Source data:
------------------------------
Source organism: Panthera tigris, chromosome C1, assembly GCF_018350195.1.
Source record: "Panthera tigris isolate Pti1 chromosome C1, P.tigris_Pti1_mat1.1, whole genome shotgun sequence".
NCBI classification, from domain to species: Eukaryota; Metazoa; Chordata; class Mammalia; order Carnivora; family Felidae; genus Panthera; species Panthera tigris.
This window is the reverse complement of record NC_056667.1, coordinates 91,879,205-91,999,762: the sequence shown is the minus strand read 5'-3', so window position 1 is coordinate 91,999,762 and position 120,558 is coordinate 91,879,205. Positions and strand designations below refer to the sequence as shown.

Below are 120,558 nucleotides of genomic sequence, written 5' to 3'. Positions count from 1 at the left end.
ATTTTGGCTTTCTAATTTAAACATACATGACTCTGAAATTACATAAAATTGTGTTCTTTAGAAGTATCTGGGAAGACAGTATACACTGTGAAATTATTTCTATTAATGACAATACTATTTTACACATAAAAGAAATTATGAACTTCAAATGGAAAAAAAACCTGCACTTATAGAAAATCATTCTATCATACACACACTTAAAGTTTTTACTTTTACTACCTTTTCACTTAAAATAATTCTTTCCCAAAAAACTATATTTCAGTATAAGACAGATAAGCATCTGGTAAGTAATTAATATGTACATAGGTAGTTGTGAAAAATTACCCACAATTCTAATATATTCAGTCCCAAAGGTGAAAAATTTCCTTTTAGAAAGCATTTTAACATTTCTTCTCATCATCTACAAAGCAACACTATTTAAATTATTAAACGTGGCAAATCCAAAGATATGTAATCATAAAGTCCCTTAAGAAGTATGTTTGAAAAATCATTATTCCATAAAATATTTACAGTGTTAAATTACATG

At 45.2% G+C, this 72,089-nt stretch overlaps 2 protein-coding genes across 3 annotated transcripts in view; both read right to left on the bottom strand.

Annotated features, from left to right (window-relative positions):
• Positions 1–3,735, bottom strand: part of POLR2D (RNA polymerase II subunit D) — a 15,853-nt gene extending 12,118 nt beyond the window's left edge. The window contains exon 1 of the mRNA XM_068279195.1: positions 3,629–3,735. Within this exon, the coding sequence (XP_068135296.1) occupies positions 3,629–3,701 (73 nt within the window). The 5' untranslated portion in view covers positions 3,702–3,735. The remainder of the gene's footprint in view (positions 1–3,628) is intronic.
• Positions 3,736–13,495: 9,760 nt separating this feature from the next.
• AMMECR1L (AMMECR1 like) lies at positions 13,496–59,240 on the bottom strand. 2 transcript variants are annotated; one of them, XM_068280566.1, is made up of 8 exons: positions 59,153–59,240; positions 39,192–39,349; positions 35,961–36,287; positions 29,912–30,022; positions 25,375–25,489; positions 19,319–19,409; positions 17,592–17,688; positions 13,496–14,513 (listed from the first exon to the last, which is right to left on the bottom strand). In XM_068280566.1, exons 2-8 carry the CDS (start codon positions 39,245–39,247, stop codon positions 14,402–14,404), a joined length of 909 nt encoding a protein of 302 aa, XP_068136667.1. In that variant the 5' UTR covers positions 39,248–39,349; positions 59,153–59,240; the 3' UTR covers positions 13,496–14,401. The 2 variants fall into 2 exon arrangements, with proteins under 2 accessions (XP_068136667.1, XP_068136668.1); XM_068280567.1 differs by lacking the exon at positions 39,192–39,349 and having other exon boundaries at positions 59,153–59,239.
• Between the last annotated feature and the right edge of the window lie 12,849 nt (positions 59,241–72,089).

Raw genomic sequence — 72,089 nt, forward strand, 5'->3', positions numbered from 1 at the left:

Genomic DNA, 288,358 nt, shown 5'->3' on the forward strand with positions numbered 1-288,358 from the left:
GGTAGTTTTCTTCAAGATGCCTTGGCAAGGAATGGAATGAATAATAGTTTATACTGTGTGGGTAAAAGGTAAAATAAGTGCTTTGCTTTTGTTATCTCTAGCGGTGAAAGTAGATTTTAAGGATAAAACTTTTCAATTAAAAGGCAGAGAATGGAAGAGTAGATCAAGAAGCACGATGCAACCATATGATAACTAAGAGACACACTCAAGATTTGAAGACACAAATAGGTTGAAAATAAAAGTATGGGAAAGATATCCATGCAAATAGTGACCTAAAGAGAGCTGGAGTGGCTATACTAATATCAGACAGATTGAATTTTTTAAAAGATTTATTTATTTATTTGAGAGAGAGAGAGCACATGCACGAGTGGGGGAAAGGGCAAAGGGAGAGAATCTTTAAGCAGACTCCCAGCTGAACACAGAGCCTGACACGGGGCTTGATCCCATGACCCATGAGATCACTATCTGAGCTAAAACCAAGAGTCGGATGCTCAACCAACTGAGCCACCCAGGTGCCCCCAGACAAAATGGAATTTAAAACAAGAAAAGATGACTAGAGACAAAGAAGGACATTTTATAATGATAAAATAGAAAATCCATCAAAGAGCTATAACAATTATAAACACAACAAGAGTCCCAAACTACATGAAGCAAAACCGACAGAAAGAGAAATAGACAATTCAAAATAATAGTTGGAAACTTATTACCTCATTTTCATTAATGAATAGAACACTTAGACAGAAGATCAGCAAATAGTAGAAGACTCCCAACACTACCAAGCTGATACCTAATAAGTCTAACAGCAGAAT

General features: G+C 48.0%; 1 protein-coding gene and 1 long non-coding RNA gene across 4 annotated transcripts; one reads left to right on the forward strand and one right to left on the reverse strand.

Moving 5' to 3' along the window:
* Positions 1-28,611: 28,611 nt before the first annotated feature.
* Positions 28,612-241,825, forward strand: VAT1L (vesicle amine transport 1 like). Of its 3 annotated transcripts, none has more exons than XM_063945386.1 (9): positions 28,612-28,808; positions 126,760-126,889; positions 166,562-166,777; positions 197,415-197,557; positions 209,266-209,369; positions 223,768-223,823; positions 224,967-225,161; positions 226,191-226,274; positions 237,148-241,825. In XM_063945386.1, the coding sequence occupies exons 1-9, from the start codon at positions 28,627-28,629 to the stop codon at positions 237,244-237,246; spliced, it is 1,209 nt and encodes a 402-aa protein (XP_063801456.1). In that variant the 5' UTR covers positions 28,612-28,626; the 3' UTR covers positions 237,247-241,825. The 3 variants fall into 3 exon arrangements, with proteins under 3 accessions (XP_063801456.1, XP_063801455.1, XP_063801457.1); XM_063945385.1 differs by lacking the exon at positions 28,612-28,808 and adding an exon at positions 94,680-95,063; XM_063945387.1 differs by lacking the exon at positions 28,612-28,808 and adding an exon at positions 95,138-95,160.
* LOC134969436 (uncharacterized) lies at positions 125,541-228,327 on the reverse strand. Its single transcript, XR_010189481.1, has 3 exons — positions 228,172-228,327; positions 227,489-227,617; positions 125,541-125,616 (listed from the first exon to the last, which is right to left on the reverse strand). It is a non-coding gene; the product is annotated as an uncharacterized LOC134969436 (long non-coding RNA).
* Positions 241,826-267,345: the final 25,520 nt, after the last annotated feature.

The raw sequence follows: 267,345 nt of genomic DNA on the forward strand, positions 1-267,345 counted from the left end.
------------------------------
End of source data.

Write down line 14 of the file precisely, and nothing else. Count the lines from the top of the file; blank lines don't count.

Genomic DNA, 288,358 nt, shown 5'->3' on the forward strand with positions numbered 1-288,358 from the left: